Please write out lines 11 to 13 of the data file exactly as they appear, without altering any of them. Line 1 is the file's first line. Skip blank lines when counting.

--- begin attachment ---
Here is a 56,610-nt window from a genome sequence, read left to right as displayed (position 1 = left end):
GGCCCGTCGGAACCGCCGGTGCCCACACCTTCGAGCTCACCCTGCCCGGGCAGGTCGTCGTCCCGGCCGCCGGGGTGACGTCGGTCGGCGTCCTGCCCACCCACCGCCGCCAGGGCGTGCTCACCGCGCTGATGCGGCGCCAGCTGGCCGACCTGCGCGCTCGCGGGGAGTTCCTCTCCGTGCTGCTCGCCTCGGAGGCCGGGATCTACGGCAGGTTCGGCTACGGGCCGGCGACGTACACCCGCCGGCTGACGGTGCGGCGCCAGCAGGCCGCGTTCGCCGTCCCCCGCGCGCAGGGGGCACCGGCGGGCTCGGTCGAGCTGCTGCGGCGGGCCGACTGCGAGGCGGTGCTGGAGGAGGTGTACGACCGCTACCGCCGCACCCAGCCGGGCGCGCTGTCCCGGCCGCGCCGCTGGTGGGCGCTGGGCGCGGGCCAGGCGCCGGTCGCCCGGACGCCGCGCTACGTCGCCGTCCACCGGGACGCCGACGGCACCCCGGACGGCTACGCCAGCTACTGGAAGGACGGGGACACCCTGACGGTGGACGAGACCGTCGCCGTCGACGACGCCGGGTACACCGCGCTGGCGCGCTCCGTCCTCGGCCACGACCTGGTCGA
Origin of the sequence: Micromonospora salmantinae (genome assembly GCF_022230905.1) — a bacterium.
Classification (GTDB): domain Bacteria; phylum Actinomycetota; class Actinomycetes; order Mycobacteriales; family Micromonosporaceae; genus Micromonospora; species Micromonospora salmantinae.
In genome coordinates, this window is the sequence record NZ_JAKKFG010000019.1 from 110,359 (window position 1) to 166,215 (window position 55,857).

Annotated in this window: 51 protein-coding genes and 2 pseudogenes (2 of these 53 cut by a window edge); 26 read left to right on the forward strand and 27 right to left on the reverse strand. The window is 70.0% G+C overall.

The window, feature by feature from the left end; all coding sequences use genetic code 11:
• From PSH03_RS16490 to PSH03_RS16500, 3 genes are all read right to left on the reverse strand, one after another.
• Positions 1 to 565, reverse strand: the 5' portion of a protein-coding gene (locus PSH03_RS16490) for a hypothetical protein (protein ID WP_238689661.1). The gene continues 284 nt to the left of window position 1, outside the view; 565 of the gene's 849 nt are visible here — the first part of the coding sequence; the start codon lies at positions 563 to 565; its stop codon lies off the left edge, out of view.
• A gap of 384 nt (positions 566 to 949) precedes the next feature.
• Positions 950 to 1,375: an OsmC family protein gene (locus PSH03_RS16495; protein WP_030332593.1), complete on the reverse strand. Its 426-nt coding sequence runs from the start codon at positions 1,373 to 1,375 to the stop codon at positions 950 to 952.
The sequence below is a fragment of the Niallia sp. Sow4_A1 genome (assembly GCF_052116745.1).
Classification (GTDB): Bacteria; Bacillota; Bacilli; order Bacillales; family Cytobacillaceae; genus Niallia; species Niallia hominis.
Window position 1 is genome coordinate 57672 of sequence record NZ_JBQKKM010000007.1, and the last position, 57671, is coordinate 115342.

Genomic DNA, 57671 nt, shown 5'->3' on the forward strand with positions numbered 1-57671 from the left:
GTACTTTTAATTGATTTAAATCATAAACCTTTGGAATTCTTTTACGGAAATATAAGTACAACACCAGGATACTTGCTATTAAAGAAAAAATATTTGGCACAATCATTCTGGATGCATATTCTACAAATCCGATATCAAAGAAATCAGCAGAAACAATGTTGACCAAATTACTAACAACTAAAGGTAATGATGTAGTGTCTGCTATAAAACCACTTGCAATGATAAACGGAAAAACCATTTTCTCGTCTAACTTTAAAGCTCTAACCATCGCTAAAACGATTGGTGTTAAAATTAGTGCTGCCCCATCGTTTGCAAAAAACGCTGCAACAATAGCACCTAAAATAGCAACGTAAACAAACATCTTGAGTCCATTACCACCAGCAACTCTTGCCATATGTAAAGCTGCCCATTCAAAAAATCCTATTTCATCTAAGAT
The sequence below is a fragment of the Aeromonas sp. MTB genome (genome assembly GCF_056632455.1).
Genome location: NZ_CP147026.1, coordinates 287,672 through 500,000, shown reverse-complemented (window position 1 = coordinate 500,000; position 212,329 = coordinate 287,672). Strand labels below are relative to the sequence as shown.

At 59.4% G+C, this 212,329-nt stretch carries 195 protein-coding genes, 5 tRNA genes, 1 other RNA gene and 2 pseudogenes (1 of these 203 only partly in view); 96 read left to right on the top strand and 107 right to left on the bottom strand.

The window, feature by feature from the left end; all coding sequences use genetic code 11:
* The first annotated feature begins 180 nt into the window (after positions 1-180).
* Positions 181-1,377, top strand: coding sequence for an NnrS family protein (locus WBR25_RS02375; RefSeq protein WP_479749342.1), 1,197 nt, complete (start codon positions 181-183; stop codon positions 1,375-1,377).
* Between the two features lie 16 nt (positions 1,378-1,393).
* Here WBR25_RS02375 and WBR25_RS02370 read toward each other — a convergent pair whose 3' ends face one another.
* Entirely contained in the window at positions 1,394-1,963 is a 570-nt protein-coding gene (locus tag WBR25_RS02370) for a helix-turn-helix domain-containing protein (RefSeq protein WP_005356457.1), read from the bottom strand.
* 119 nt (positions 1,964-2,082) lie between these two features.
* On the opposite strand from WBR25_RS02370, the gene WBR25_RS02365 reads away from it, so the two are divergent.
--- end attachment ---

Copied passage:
• Positions 950 to 1,375: an OsmC family protein gene (locus PSH03_RS16495; protein WP_030332593.1), complete on the reverse strand. Its 426-nt coding sequence runs from the start codon at positions 1,373 to 1,375 to the stop codon at positions 950 to 952.
The sequence below is a fragment of the Niallia sp. Sow4_A1 genome (assembly GCF_052116745.1).
Classification (GTDB): Bacteria; Bacillota; Bacilli; order Bacillales; family Cytobacillaceae; genus Niallia; species Niallia hominis.